Researchers asked 1,423 American adults to rate themselves on how likely they were to forgive themselves for the things they did wrong and forgive others for hurting them. The participants also answered survey questions about how they had slept in the past 30 days, how they would rate their health at the moment, and how satisfied they were with their life.
The results suggest people who were more forgiving were more likely to sleep better and for longer, and, in turn, have better physical health. They were also more satisfied with life. This was true of people who were more forgiving of others and people who were more forgiving of themselves — although forgiving others had a stronger relationship with better sleep.
Forgiveness of self and others “may help individuals leave the past day’s regrets and offenses in the past and offer an important buffer between the events of the waking day and the onset and maintenance of sound sleep,” wrote the researchers, led by Luther College professor Loren Toussaint. Otherwise, as many troubled sleepers have experienced, we might have too much on our minds to get any rest.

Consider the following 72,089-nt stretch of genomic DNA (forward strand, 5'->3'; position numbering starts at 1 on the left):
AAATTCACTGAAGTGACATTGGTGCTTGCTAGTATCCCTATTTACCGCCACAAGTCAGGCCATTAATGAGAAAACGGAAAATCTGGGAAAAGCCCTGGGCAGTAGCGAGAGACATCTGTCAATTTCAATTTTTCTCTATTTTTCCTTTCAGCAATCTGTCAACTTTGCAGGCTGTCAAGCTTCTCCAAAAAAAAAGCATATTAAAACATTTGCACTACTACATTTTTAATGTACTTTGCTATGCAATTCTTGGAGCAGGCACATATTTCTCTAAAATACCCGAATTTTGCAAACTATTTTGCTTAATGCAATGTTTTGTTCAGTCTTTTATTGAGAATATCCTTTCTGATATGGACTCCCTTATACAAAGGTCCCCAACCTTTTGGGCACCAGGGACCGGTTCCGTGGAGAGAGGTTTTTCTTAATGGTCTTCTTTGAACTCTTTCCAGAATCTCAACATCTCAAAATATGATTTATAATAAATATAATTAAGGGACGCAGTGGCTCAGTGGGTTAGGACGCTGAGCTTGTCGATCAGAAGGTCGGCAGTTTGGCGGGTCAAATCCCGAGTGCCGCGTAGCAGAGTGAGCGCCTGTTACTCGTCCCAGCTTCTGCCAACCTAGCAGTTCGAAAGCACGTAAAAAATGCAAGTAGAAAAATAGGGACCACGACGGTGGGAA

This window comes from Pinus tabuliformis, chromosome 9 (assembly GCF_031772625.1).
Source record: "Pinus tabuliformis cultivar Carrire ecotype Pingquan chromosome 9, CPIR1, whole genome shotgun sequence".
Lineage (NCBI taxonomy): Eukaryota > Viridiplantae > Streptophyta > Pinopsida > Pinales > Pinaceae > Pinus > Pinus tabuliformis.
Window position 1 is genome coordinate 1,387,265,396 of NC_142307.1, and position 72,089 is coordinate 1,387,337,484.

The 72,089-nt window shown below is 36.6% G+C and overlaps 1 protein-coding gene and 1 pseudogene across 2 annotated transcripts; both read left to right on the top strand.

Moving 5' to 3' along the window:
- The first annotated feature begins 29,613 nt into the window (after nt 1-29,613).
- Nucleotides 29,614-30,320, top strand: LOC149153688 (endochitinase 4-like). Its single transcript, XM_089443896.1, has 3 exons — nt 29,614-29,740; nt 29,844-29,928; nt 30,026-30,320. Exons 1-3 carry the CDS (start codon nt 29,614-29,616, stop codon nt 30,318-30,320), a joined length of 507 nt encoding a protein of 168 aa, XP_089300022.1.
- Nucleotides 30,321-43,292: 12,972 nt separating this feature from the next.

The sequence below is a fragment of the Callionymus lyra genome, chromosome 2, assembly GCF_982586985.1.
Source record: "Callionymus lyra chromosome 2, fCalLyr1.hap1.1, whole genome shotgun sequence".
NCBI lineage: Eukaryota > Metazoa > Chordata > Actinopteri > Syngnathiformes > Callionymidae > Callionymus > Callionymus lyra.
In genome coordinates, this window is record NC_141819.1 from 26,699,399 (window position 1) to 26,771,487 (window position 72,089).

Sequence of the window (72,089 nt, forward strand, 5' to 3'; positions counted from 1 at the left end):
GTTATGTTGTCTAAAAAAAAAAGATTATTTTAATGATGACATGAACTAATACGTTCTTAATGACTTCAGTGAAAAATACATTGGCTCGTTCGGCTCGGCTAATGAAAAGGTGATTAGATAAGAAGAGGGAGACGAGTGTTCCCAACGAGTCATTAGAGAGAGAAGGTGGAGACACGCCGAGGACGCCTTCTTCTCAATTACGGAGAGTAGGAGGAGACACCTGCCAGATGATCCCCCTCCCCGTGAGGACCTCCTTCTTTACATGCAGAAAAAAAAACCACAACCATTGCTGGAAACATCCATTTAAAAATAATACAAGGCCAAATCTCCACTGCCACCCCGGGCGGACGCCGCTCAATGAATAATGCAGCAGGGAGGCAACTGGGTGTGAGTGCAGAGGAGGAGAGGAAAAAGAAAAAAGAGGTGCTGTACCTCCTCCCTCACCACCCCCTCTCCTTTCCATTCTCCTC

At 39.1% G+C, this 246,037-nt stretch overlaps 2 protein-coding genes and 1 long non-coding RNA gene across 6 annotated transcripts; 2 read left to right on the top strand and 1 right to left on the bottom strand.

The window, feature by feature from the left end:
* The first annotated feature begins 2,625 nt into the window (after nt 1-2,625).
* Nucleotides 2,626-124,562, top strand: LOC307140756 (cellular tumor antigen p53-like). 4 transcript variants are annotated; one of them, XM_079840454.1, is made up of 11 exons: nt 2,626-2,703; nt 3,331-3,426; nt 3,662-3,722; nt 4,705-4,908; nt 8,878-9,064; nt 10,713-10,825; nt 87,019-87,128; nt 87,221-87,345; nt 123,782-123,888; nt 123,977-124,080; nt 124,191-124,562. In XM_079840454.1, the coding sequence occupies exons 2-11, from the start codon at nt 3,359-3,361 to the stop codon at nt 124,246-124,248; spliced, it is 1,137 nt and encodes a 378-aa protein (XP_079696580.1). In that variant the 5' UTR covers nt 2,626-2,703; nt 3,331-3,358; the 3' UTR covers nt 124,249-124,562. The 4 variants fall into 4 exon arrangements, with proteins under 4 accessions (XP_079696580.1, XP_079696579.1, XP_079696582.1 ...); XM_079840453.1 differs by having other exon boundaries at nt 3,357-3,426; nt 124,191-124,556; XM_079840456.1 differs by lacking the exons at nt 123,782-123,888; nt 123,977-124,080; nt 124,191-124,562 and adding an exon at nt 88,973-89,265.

People who don’t forgive, researchers explain, tend to linger on unpleasant thoughts and feelings, such as anger, blame, and regret. This can involve painful rumination — focused attention and repetitive thoughts about distress. That resentment or bitterness could be detracting from sleep quality and well-being, the study suggests.
While we know sleep is important for overall health, this study offers a new perspective on forgiveness as a key factor in achieving healthy sleep. The more we can minimize ruminating about unresolved issues, the better our sleep (and, in turn, our overall health) may be.
As the researchers state: “If forgiveness of others and self-forgiveness can help people cope with the day’s psychological and emotional burdens in a way that frees one’s mind and promotes a more restful mental state for sleep, then they support the health-related process of sleep in meaningful ways.”
This study doesn’t prove that forgiveness causes better sleep, but it does suggest people who tend to forgive also tend to sleep better.
So while it isn’t guaranteed to resolve your sleeping issues, forgiveness could be something to try out. Letting go of lingering difficult thoughts and feelings may help you not only avoid that stare-down with your clock tonight, but also feel better tomorrow.
A version of this piece was originally published in Greater Good Magazine, published by the Greater Good Science Center at UC Berkeley. It has been adapted, with permission, for the Inspired Life blog.